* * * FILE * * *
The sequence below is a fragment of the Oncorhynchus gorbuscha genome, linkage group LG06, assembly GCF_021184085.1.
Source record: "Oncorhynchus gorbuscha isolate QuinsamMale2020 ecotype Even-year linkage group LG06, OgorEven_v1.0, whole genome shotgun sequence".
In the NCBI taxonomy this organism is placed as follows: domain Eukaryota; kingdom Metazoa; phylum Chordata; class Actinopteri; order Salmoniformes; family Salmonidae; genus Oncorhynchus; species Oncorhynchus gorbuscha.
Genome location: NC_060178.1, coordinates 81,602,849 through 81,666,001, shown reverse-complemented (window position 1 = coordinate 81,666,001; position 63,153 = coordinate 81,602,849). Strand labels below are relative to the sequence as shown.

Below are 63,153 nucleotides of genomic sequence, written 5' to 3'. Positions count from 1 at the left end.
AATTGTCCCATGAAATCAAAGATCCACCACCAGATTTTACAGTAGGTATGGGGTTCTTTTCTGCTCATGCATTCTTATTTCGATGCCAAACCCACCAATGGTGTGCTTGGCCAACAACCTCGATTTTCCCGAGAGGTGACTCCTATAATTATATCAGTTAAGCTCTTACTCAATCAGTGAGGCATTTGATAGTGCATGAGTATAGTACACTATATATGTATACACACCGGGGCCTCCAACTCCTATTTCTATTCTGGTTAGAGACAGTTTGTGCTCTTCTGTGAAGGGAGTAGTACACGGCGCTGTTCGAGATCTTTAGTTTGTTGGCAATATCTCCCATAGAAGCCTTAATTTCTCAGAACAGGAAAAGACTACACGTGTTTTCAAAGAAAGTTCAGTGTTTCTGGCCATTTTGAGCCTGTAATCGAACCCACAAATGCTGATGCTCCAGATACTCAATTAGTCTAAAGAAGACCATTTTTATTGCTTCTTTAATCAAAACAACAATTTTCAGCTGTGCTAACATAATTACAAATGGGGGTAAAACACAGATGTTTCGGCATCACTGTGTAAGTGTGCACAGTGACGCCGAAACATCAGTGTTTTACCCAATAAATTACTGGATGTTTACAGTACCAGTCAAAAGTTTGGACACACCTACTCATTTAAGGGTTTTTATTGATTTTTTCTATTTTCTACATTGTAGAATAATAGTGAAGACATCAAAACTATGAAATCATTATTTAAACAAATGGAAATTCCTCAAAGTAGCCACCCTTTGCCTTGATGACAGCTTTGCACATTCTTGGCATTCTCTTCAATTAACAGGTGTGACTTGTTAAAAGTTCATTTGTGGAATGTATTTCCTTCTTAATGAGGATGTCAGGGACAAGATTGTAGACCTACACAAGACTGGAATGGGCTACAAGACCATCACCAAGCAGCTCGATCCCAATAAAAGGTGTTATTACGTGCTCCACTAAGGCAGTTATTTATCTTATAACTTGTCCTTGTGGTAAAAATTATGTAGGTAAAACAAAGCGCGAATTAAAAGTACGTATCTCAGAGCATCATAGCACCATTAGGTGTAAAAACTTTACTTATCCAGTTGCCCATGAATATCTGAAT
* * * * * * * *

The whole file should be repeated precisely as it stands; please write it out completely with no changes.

The sequence below is a fragment of the Oncorhynchus gorbuscha genome, linkage group LG06, assembly GCF_021184085.1.
Source record: "Oncorhynchus gorbuscha isolate QuinsamMale2020 ecotype Even-year linkage group LG06, OgorEven_v1.0, whole genome shotgun sequence".
In the NCBI taxonomy this organism is placed as follows: domain Eukaryota; kingdom Metazoa; phylum Chordata; class Actinopteri; order Salmoniformes; family Salmonidae; genus Oncorhynchus; species Oncorhynchus gorbuscha.
Genome location: NC_060178.1, coordinates 81,602,849 through 81,666,001, shown reverse-complemented (window position 1 = coordinate 81,666,001; position 63,153 = coordinate 81,602,849). Strand labels below are relative to the sequence as shown.

Below are 63,153 nucleotides of genomic sequence, written 5' to 3'. Positions count from 1 at the left end.
AATTGTCCCATGAAATCAAAGATCCACCACCAGATTTTACAGTAGGTATGGGGTTCTTTTCTGCTCATGCATTCTTATTTCGATGCCAAACCCACCAATGGTGTGCTTGGCCAACAACCTCGATTTTCCCGAGAGGTGACTCCTATAATTATATCAGTTAAGCTCTTACTCAATCAGTGAGGCATTTGATAGTGCATGAGTATAGTACACTATATATGTATACACACCGGGGCCTCCAACTCCTATTTCTATTCTGGTTAGAGACAGTTTGTGCTCTTCTGTGAAGGGAGTAGTACACGGCGCTGTTCGAGATCTTTAGTTTGTTGGCAATATCTCCCATAGAAGCCTTAATTTCTCAGAACAGGAAAAGACTACACGTGTTTTCAAAGAAAGTTCAGTGTTTCTGGCCATTTTGAGCCTGTAATCGAACCCACAAATGCTGATGCTCCAGATACTCAATTAGTCTAAAGAAGACCATTTTTATTGCTTCTTTAATCAAAACAACAATTTTCAGCTGTGCTAACATAATTACAAATGGGGGTAAAACACAGATGTTTCGGCATCACTGTGTAAGTGTGCACAGTGACGCCGAAACATCAGTGTTTTACCCAATAAATTACTGGATGTTTACAGTACCAGTCAAAAGTTTGGACACACCTACTCATTTAAGGGTTTTTATTGATTTTTTCTATTTTCTACATTGTAGAATAATAGTGAAGACATCAAAACTATGAAATCATTATTTAAACAAATGGAAATTCCTCAAAGTAGCCACCCTTTGCCTTGATGACAGCTTTGCACATTCTTGGCATTCTCTTCAATTAACAGGTGTGACTTGTTAAAAGTTCATTTGTGGAATGTATTTCCTTCTTAATGAGGATGTCAGGGACAAGATTGTAGACCTACACAAGACTGGAATGGGCTACAAGACCATCACCAAGCAGCTCGATCCCAATAAAAGGTGTTATTACGTGCTCCACTAAGGCAGTTATTTATCTTATAACTTGTCCTTGTGGTAAAAATTATGTAGGTAAAACAAAGCGCGAATTAAAAGTACGTATCTCAGAGCATCATAGCACCATTAGGTGTAAAAACTTTACTTATCCAGTTGCCCATGAATATCTGAAT